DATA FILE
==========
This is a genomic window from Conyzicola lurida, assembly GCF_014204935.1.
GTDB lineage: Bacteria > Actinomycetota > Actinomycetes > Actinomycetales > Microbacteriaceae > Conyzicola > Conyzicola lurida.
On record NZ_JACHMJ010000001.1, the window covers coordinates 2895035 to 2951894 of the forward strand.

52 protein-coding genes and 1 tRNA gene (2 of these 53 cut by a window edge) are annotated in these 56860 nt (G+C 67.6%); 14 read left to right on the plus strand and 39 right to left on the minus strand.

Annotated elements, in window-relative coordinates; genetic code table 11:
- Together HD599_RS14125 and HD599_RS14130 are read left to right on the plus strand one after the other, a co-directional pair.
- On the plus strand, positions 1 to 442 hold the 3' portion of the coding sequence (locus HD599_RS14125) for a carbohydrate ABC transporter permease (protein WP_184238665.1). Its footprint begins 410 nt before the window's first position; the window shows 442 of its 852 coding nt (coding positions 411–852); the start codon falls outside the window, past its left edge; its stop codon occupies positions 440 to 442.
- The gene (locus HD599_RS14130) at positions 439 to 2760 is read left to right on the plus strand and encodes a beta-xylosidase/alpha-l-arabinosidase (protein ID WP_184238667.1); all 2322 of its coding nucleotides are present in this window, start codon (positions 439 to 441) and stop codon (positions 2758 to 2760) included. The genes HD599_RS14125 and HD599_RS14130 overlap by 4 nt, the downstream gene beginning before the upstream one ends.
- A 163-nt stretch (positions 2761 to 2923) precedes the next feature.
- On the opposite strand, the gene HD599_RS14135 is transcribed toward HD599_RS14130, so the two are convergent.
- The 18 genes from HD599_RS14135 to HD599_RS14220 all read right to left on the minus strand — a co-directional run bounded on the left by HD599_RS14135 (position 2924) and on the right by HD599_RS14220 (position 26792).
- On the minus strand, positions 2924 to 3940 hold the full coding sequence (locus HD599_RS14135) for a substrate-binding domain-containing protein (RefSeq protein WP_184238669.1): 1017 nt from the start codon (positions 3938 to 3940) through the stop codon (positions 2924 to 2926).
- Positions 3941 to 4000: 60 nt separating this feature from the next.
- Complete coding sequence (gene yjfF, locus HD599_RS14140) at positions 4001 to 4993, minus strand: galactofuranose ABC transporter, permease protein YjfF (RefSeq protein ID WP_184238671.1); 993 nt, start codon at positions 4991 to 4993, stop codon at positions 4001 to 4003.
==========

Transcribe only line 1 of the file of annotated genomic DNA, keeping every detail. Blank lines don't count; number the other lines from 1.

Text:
This is a genomic window from Conyzicola lurida, assembly GCF_014204935.1.